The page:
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Article
Publication date: 1 May 2001

CHOTCHAI CHAROENNGAM and EKNARIN SRIPRASERT

The most important function that facilitates construction organizations to accomplish profit maximization is cost control. However, the absence of a well‐established cost…

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1562

Abstract

The most important function that facilitates construction organizations to accomplish profit maximization is cost control. However, the absence of a well‐established cost control system has caused failures to many Thai contractors especially during the current economic recession period. To comprehensively understand cost control systems in practice, this study theoretically assessed effectiveness as well as the deficiencies of the ‘traditional’ systems vis‐à‐vis the ‘effective’ systems. In addition, by contrasting what are found in ‘effective’ systems but not found in ‘traditional’ systems, critical attributes most contributing to the systems' successfulness were identified so that the improvement steps can be suitably prioritized. The validated findings indicated remarkable contrasts between ‘traditional’ and ‘effective’ systems. Two critical aspects, including advancement of cost control framework and systematic participation of site personnel in cost control, were found to be the major differences. Interestingly, similar conditions were encountered in various countries such as Greece, Pakistan and Australia; hence suggestions from this study could be internationally useful.

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Engineering, Construction and Architectural Management, vol. 8 no. 5/6
Type: Research Article
ISSN: 0969-9988

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Article
Publication date: 26 March 2019

Boris David Idler and Konrad Spang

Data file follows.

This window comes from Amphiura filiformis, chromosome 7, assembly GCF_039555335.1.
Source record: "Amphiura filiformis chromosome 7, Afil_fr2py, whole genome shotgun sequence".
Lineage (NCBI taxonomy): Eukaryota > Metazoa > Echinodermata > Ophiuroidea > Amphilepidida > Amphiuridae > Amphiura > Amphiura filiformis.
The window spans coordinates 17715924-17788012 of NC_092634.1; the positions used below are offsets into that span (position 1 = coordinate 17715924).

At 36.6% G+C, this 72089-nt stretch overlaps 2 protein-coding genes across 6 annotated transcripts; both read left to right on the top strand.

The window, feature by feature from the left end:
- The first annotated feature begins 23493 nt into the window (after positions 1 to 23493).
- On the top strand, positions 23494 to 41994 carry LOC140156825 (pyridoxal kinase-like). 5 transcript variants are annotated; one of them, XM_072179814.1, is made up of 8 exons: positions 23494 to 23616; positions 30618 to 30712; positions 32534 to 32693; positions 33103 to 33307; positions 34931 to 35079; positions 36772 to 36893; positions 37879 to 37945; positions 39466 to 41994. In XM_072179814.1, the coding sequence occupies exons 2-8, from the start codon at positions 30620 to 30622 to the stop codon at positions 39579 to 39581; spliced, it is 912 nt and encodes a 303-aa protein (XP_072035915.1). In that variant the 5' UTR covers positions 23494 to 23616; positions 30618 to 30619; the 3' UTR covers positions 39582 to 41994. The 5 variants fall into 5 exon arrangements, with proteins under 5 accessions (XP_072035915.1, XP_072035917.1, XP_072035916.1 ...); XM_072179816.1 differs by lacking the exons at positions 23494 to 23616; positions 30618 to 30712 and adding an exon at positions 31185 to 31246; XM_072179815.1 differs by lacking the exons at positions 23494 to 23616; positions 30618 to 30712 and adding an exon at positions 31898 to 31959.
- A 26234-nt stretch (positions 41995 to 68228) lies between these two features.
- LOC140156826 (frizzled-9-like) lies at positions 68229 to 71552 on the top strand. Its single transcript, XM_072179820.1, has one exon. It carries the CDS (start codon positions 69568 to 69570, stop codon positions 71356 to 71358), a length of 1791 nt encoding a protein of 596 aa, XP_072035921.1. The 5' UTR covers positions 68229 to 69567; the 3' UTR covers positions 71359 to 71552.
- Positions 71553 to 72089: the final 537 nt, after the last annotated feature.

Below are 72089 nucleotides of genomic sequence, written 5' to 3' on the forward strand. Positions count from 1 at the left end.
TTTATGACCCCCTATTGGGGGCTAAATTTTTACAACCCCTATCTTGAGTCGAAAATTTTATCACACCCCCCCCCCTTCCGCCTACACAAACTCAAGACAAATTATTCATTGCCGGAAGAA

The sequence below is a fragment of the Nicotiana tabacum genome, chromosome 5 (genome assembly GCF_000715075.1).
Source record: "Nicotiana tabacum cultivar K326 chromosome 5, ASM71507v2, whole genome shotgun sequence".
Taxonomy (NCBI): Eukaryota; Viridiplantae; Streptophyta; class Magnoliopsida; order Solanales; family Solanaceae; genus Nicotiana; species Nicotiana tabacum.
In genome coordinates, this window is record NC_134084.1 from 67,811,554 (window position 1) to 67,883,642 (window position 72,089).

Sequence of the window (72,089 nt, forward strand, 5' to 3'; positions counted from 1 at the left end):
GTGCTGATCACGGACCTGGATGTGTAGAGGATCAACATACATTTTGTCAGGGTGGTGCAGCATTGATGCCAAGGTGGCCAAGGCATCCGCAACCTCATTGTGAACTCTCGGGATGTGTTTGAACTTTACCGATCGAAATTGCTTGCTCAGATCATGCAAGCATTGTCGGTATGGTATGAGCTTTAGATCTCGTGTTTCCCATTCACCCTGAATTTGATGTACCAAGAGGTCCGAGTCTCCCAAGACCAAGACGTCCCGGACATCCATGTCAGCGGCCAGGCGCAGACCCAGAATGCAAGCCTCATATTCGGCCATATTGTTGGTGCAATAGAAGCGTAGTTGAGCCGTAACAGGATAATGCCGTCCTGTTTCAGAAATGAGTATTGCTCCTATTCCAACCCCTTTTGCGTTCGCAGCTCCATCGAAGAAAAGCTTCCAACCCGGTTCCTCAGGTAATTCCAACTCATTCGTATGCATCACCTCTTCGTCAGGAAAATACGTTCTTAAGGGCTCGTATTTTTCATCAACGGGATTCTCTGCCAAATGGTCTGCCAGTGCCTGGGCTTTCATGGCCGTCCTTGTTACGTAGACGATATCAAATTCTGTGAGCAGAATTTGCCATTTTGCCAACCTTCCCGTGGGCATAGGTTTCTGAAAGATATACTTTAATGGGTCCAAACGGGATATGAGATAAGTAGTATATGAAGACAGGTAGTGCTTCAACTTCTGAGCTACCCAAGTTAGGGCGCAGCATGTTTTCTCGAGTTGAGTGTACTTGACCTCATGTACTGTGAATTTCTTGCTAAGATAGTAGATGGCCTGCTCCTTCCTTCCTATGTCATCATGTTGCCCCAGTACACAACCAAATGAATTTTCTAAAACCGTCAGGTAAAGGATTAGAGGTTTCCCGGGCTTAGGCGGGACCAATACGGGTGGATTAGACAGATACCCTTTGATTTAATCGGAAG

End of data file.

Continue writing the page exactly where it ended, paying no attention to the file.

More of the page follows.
The purpose of this paper is to clarify the relevant determinants of IT project decision making and their relevance in corporate practice.

Abstract

Purpose

The purpose of this paper is to clarify the relevant determinants of IT project decision making and their relevance in corporate practice.

Design/methodology/approach

The empiric analysis used in-depth expert interviews (n=18) as method for data collection and qualitative content analysis using evaluative categories for analysis.

Findings

Corporate practice is strongly influenced by descriptive decision making. There is only little use of normative decision models in decision making. In corporate practice little use is made of evaluations to analyze achieved project outputs and impacts to improve decision-making practice. This is the result of several evaluation barriers in organizations.

Research limitations/implications

The sample is restricted to IT projects as the experts are responsible for IT project portfolio management. Also, an industry comparison is not included in the study.

Practical implications

The analysis shows that IT project decision making in corporate practice should include results from descriptive decision theory into project decision processes in corporate practice. More effort should be made in challenging project input data which is relevant for project decision making. By systematically including evaluations for relevant projects, the deviations between planned and achieved project impacts offer valuable feedback for estimators and decision makers.

Originality/value

The paper presents detailed analysis on decision variables and their relevance for IT project decision making in corporate practice. Critical aspects of decision making become clear, such as the aspects of evaluation barriers and the need to incorporate descriptive decision-making aspects into corporate decision processes.

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International Journal of Managing Projects in Business, vol. 12 no. 4
Type: Research Article
ISSN: 1753-8378

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Article
Publication date: 1 December 2003

C. Charoenngam, S.T. Coquinco and B.H.W. Hadikusumo

A change order is an order from an employer authorizing a variation. Success in managing change orders results in uninterrupted construction operations and an agreed final…

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1306

Abstract